Following a three day meeting on transdisciplinary research, I had a day to explore Paris in search of the trails of three of my scientific icons. My eighteenth century science icon from Paris is Antoine-Laurent de Lavoisier (1743-1794); my nineteenth century icon is Louis Pasteur (1822-1895); and my twentieth century icon is Marie Curie (1867-1934).
Lavoisier: The trail of Antoine Lavoisier was the most distant and therefore difficult trail to detect, but I was fortunate to have the benefit of a wonderful blog written by my Integration and Application Network colleague, Bill Nuttle. His blog titled “Walking Tour: Antoine Lavoisier escapes an explosive situation on the streets of the Marais” provided me with an insight into the Paris of Lavoisier’s time. Bill’s blog tells the story of Lavoisier’s encounter with an angry mob during the heated days of the French Revolution. I also visited the Musee des Arts et Metiers which has an exhibit in which Lavoisier’s laboratory equipment is displayed.
The reason that Antoine Lavoisier is one of my scientific icons is that he led a scientific revolution of thought and also contributed many practical science applications. Lavoisier debunked the prevailing theory of phlogiston, and showed that oxygen (which he named) was responsible for combustion. Lavoisier helped develop the metric system, and also began a list and nomenclature of atomic elements.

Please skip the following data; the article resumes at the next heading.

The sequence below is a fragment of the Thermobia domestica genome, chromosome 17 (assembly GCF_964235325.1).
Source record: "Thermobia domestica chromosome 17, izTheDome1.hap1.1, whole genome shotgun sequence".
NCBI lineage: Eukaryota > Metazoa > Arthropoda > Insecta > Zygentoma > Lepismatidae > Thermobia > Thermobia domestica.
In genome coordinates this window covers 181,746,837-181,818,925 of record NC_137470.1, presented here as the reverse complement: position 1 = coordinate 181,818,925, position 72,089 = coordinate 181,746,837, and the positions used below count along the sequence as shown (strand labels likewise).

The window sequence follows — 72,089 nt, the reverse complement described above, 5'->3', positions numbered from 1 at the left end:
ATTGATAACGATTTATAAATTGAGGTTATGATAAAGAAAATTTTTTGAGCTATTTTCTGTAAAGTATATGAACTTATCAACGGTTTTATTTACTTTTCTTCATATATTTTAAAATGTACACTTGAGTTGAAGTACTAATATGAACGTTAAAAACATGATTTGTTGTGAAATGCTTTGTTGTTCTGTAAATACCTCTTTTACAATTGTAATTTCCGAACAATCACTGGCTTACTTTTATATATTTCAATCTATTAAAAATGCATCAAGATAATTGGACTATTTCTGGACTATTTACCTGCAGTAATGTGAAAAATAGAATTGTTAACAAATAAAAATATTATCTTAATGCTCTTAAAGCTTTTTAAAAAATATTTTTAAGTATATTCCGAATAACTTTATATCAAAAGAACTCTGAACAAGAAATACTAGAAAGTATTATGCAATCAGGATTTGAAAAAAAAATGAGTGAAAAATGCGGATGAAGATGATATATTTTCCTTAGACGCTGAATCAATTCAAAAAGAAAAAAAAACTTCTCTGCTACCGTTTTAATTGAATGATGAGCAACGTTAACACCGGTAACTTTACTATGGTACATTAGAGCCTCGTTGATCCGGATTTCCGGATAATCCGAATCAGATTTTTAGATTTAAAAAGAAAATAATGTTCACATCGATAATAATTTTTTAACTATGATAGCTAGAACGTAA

The Lavoisier laboratory equipment on display at the Musee des Arts et Metiers was impeccably constructed, helped by his nobility and role as a tax collector which allowed him to hire skilled artisans. Of course, his nobility was his undoing, as Lavoisier was executed during the French Revolution. Bill Nuttle’s walking tour took me through the Marais district of Paris, including the beautiful Place des Vorges, a model of urban renewal. The tour took me to where Lavoisier had his laboratory, as part of the Arsenal. It also took me to site of the Bastille where Lavoisier lost his head, promoting the mathematician Joseph-Louis Lagrange to comment “It took them only a moment to remove his head, but it will take more than a hundred years to produce another like it.”
Pasteur: The trail of Louis Pasteur is easy to find, as one of his legacies is the famous Pasteur Institute. I was unable to visit the museum, as it was closed on the weekend, but I still made my way to the Pasteur stop on the Paris metro and walked to the entrance of the institute. I saw the shops on the street named for Pasteur and his statue in front of the institute. And when I was logging into my iPad to get directions for my next stop in front of the Pasteur Institute, their website popped up with a Louis Pasteur quote that was eerily relevant today. The quote read “Young people, do not let yourself be stigmatized and sterile, do not be discouraged by the sadness of certain hours that pass over a nation.”